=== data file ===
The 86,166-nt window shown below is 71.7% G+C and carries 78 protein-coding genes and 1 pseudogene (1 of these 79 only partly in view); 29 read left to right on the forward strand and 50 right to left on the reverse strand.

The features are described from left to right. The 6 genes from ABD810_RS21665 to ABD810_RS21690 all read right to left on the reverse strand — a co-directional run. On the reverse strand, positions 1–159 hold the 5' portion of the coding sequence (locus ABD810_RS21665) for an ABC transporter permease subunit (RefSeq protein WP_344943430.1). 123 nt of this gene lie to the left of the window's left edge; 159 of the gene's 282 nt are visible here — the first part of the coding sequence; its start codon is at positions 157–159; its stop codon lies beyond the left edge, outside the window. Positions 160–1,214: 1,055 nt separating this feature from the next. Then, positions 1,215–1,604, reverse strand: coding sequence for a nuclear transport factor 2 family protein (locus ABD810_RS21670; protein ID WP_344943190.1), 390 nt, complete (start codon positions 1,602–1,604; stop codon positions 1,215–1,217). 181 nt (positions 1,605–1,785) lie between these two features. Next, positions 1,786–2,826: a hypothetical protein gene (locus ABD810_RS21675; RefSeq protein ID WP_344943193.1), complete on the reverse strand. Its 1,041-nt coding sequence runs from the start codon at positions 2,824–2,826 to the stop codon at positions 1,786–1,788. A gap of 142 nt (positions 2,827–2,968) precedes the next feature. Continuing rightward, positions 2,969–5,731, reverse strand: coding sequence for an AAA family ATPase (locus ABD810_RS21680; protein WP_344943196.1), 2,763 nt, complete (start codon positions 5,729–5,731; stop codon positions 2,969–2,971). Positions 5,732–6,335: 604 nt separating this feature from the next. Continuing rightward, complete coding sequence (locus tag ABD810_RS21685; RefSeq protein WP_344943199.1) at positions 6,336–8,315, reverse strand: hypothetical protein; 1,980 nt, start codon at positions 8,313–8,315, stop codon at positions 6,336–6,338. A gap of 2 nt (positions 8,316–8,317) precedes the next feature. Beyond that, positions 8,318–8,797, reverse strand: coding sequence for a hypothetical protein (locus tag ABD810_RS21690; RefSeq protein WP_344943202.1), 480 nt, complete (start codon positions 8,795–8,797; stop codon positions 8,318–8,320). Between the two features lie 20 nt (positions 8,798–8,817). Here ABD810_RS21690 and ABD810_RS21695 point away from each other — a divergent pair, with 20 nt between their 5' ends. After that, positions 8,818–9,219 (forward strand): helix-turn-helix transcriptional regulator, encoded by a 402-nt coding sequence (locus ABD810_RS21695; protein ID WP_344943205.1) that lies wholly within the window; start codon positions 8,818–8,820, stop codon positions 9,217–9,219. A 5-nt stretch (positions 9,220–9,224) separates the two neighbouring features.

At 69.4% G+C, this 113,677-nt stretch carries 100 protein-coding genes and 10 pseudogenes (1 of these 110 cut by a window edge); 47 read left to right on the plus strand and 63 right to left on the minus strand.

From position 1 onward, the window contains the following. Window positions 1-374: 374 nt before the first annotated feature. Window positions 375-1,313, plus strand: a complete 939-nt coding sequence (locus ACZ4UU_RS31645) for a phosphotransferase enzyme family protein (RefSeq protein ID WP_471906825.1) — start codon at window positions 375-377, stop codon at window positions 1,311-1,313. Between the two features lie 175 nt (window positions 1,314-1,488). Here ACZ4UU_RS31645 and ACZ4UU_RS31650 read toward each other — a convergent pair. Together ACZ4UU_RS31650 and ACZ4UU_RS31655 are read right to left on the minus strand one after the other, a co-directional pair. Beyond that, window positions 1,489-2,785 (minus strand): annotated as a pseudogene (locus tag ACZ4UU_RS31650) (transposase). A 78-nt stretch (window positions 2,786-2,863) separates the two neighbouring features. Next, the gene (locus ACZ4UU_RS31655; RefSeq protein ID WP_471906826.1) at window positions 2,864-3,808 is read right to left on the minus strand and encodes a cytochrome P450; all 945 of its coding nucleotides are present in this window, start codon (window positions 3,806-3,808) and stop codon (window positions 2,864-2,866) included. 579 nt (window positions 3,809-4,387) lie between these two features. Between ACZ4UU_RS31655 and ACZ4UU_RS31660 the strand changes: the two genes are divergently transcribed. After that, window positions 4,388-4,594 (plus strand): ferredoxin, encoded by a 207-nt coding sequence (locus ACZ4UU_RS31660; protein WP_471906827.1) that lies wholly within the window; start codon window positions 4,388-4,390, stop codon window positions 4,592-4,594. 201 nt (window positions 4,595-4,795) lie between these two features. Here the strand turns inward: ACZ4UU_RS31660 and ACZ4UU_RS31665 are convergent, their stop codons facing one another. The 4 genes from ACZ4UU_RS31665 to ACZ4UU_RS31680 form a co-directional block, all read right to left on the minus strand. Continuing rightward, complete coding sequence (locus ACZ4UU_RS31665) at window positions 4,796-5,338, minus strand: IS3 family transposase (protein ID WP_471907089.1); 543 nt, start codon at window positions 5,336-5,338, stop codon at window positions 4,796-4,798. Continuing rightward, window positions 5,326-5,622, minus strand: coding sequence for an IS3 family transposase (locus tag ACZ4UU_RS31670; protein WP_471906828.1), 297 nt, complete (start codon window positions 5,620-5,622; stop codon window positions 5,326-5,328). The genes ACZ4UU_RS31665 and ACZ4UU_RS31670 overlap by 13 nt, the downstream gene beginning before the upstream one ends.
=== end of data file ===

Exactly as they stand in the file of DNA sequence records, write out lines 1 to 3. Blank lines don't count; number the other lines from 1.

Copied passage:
The 86,166-nt window shown below is 71.7% G+C and carries 78 protein-coding genes and 1 pseudogene (1 of these 79 only partly in view); 29 read left to right on the forward strand and 50 right to left on the reverse strand.

The features are described from left to right. The 6 genes from ABD810_RS21665 to ABD810_RS21690 all read right to left on the reverse strand — a co-directional run. On the reverse strand, positions 1–159 hold the 5' portion of the coding sequence (locus ABD810_RS21665) for an ABC transporter permease subunit (RefSeq protein WP_344943430.1). 123 nt of this gene lie to the left of the window's left edge; 159 of the gene's 282 nt are visible here — the first part of the coding sequence; its start codon is at positions 157–159; its stop codon lies beyond the left edge, outside the window. Positions 160–1,214: 1,055 nt separating this feature from the next. Then, positions 1,215–1,604, reverse strand: coding sequence for a nuclear transport factor 2 family protein (locus ABD810_RS21670; protein ID WP_344943190.1), 390 nt, complete (start codon positions 1,602–1,604; stop codon positions 1,215–1,217). 181 nt (positions 1,605–1,785) lie between these two features. Next, positions 1,786–2,826: a hypothetical protein gene (locus ABD810_RS21675; RefSeq protein ID WP_344943193.1), complete on the reverse strand. Its 1,041-nt coding sequence runs from the start codon at positions 2,824–2,826 to the stop codon at positions 1,786–1,788. A gap of 142 nt (positions 2,827–2,968) precedes the next feature. Continuing rightward, positions 2,969–5,731, reverse strand: coding sequence for an AAA family ATPase (locus ABD810_RS21680; protein WP_344943196.1), 2,763 nt, complete (start codon positions 5,729–5,731; stop codon positions 2,969–2,971). Positions 5,732–6,335: 604 nt separating this feature from the next. Continuing rightward, complete coding sequence (locus tag ABD810_RS21685; RefSeq protein WP_344943199.1) at positions 6,336–8,315, reverse strand: hypothetical protein; 1,980 nt, start codon at positions 8,313–8,315, stop codon at positions 6,336–6,338. A gap of 2 nt (positions 8,316–8,317) precedes the next feature. Beyond that, positions 8,318–8,797, reverse strand: coding sequence for a hypothetical protein (locus tag ABD810_RS21690; RefSeq protein WP_344943202.1), 480 nt, complete (start codon positions 8,795–8,797; stop codon positions 8,318–8,320). Between the two features lie 20 nt (positions 8,798–8,817). Here ABD810_RS21690 and ABD810_RS21695 point away from each other — a divergent pair, with 20 nt between their 5' ends. After that, positions 8,818–9,219 (forward strand): helix-turn-helix transcriptional regulator, encoded by a 402-nt coding sequence (locus ABD810_RS21695; protein ID WP_344943205.1) that lies wholly within the window; start codon positions 8,818–8,820, stop codon positions 9,217–9,219. A 5-nt stretch (positions 9,220–9,224) separates the two neighbouring features.

At 69.4% G+C, this 113,677-nt stretch carries 100 protein-coding genes and 10 pseudogenes (1 of these 110 cut by a window edge); 47 read left to right on the plus strand and 63 right to left on the minus strand.